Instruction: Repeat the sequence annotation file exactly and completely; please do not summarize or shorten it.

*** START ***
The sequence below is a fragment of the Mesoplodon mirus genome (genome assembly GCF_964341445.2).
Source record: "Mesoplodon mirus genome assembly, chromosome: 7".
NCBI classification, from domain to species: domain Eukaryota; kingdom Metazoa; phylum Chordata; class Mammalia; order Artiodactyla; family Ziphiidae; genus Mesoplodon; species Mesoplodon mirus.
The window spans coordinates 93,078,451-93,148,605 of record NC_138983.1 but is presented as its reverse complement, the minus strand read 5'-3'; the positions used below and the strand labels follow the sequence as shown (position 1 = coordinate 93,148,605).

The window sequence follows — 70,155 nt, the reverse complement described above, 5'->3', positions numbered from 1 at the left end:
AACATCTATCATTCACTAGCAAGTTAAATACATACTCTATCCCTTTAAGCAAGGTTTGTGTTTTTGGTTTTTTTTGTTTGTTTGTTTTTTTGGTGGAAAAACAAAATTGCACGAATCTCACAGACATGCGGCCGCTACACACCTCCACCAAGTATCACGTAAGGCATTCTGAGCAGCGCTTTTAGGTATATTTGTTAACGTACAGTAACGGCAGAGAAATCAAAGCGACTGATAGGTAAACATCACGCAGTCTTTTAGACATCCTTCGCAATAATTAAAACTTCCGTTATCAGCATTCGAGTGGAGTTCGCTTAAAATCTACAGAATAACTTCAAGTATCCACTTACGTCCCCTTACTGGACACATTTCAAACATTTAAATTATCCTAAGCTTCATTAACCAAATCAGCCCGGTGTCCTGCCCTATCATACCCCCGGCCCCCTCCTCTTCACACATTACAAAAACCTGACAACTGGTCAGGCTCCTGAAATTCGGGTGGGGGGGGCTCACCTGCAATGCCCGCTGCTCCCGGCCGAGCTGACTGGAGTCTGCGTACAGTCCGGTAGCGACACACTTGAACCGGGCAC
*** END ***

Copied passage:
The sequence below is a fragment of the Mesoplodon mirus genome (genome assembly GCF_964341445.2).
Source record: "Mesoplodon mirus genome assembly, chromosome: 7".
NCBI classification, from domain to species: domain Eukaryota; kingdom Metazoa; phylum Chordata; class Mammalia; order Artiodactyla; family Ziphiidae; genus Mesoplodon; species Mesoplodon mirus.
The window spans coordinates 93,078,451-93,148,605 of record NC_138983.1 but is presented as its reverse complement, the minus strand read 5'-3'; the positions used below and the strand labels follow the sequence as shown (position 1 = coordinate 93,148,605).

The window sequence follows — 70,155 nt, the reverse complement described above, 5'->3', positions numbered from 1 at the left end:
AACATCTATCATTCACTAGCAAGTTAAATACATACTCTATCCCTTTAAGCAAGGTTTGTGTTTTTGGTTTTTTTTGTTTGTTTGTTTTTTTGGTGGAAAAACAAAATTGCACGAATCTCACAGACATGCGGCCGCTACACACCTCCACCAAGTATCACGTAAGGCATTCTGAGCAGCGCTTTTAGGTATATTTGTTAACGTACAGTAACGGCAGAGAAATCAAAGCGACTGATAGGTAAACATCACGCAGTCTTTTAGACATCCTTCGCAATAATTAAAACTTCCGTTATCAGCATTCGAGTGGAGTTCGCTTAAAATCTACAGAATAACTTCAAGTATCCACTTACGTCCCCTTACTGGACACATTTCAAACATTTAAATTATCCTAAGCTTCATTAACCAAATCAGCCCGGTGTCCTGCCCTATCATACCCCCGGCCCCCTCCTCTTCACACATTACAAAAACCTGACAACTGGTCAGGCTCCTGAAATTCGGGTGGGGGGGGCTCACCTGCAATGCCCGCTGCTCCCGGCCGAGCTGACTGGAGTCTGCGTACAGTCCGGTAGCGACACACTTGAACCGGGCAC